"I don't know if it's ever good news. It's tough," White Sox manager Robin Ventura said. "A guy comes in here and has a camp like that, kind of the timing of it. If it had been earlier, that could be different.
"But not really a spot there that fits him, and we need him to go down and continue what he's doing. That's the biggest thing, the positive of where he was last year and going through that rut and where he's at right now. This is the best we've seen him since we acquired him. You continue to go down that path and continue to play well."
Davidson, ranked as the club's No. 29 prospect, had a solid first big league camp with the White Sox, but there was something different about this performance. It might have taken some time for the one-time third baseman of the future to get over his Minor League struggles.
"You see a very relaxed player, one who is comfortable in his own skin, so to speak, at the plate and defensively," White Sox general manager Rick Hahn said. "His swing is much lower maintenance than it's been at any point in his career with us. And he's entering his season on a good note.
"Frankly the fact he put himself in the mix for consideration to break with the club shows how far he's come in a short period of time. There's an old Spring Training axiom: You try not to fall too much in love with young players or out of love with veteran players based on spring results. It's important for Matt and some of our other young players who had good springs to head on out to our affiliates and pick up where they left off, continue that momentum."
Sanchez, who ended up as the starting second baseman last year, was a tough decision as well after he hit .333 with nine extra-base hits. Ventura stated that the team will not be going with 13 pitchers, although Hahn admitted the configuration could change with the team having 19 games in 19 days starting April 13.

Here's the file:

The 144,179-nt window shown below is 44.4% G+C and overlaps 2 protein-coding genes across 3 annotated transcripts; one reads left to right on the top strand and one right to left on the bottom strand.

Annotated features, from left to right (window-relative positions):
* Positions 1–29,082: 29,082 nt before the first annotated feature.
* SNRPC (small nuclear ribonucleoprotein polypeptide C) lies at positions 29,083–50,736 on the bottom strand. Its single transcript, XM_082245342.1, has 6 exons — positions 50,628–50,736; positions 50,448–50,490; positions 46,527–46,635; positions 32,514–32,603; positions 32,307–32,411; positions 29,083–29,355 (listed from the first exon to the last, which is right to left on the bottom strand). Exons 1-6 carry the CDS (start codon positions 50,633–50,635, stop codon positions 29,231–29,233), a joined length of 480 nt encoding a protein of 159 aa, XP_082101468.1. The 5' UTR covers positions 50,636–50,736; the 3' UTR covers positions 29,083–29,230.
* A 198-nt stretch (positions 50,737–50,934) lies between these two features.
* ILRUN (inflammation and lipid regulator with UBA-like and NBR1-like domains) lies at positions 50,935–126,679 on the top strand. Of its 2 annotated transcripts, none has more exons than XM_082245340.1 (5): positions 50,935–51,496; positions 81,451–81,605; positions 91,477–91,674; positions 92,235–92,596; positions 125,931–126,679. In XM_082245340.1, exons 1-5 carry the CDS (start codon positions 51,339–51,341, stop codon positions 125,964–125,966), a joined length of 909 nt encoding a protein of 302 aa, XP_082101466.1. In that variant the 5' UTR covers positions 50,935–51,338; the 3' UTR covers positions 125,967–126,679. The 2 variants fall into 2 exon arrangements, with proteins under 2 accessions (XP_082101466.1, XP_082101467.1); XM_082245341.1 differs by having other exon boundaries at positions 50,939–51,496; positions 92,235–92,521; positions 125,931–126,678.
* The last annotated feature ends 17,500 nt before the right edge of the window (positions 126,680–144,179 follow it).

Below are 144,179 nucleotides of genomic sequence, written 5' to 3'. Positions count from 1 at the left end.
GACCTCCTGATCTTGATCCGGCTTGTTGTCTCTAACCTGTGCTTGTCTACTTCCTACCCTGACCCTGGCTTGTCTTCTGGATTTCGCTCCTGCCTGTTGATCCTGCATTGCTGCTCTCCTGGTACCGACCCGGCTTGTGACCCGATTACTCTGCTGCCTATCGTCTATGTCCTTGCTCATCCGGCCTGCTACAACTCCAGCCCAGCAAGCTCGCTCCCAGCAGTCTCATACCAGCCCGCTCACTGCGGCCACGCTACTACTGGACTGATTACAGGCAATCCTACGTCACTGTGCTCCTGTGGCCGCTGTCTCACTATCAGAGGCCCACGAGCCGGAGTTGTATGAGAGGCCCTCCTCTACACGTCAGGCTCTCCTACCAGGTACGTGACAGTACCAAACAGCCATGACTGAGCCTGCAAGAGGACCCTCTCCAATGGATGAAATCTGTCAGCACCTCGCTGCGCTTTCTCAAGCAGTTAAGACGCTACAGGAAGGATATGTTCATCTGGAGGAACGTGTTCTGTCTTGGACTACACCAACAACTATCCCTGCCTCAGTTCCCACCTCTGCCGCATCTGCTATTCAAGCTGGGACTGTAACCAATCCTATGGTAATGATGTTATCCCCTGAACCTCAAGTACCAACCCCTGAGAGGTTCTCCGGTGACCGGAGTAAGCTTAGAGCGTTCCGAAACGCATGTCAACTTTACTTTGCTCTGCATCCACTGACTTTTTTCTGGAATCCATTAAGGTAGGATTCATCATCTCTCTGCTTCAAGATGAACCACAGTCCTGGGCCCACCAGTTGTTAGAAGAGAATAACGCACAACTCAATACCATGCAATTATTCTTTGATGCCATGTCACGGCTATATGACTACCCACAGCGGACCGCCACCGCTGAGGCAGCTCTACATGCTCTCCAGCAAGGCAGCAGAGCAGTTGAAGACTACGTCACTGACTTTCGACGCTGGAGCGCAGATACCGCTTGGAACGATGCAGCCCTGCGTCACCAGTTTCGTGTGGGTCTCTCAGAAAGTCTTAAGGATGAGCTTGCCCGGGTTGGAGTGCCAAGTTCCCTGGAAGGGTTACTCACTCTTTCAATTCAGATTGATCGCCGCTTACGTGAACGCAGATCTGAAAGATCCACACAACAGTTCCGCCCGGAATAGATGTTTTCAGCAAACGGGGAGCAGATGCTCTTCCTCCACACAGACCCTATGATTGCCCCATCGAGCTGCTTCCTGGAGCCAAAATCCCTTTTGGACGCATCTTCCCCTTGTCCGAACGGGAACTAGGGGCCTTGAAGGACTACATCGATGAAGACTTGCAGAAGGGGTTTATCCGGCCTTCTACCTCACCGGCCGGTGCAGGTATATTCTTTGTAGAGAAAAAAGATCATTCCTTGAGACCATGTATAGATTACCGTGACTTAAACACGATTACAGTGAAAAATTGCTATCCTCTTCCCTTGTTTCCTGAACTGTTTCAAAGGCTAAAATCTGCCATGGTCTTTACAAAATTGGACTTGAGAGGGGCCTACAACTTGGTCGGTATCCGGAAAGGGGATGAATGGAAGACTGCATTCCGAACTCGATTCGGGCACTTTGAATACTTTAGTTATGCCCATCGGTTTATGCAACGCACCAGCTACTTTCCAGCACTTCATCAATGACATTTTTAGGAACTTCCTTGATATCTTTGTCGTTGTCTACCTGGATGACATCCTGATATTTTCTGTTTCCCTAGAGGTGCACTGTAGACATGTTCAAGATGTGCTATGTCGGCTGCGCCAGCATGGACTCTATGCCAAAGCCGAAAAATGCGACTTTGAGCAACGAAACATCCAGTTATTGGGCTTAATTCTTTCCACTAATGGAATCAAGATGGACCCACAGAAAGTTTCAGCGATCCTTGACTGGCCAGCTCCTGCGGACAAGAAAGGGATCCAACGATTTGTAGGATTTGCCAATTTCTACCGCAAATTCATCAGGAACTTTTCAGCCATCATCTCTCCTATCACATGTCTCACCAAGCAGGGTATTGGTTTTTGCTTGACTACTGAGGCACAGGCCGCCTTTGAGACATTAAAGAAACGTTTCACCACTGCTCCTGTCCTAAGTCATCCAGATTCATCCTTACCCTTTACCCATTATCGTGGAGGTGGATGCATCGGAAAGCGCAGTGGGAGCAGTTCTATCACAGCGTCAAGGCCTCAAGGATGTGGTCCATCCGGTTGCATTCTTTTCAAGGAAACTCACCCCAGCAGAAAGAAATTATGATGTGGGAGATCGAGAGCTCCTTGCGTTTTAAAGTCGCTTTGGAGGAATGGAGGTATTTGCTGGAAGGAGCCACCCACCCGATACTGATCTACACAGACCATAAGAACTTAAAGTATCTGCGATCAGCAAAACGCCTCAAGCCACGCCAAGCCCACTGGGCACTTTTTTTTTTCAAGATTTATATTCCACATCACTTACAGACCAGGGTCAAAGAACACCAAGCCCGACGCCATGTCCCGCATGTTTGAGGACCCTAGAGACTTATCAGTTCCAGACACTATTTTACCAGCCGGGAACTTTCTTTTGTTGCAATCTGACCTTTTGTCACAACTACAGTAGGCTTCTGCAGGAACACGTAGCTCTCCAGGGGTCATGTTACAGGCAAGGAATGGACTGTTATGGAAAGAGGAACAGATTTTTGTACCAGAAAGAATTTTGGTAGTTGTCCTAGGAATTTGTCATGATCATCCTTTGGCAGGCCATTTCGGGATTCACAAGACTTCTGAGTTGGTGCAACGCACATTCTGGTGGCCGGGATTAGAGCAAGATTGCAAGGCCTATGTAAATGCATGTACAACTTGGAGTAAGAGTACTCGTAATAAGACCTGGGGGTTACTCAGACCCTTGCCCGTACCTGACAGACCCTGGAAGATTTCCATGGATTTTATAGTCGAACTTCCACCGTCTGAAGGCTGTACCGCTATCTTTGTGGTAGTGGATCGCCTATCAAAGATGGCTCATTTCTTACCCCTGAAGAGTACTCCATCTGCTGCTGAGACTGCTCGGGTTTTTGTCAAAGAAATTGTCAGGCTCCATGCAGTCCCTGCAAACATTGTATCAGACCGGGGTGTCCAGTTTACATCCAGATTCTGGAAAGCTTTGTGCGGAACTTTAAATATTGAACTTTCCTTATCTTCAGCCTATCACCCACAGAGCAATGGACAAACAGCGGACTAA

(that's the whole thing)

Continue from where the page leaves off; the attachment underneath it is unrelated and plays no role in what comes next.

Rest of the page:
So that last roster spot currently comes down between Jerry Sands and Travis Ishikawa.
"Again, these aren't easy decisions," Ventura said. "You like a lot of things about a lot of guys, but when you start looking at your roster and what you'll need and what you'll probably use, that's why you make those decisions."
"These conversations were difficult ones, but difficult from a good-problem-to-have standpoint," Hahn said. "It's nice to have viable options at multiple positions should there be an injury or underperformance."
Kameron Loe has received an 80-game suspension without pay following a positive test for Dehydrochlormethyltestosterone metabolite and Methasterone, performance-enhancing substances in violation of the Minor League Drug Prevention and Treatment Program. The Office of the Commissioner of Baseball announced the suspension on Tuesday.
Loe currently is on the Charlotte roster, and his suspension will be effective at the start of the 2016 International League season. Loe, 34, has pitched nine years in the Majors but did not pitch in affiliated baseball last season.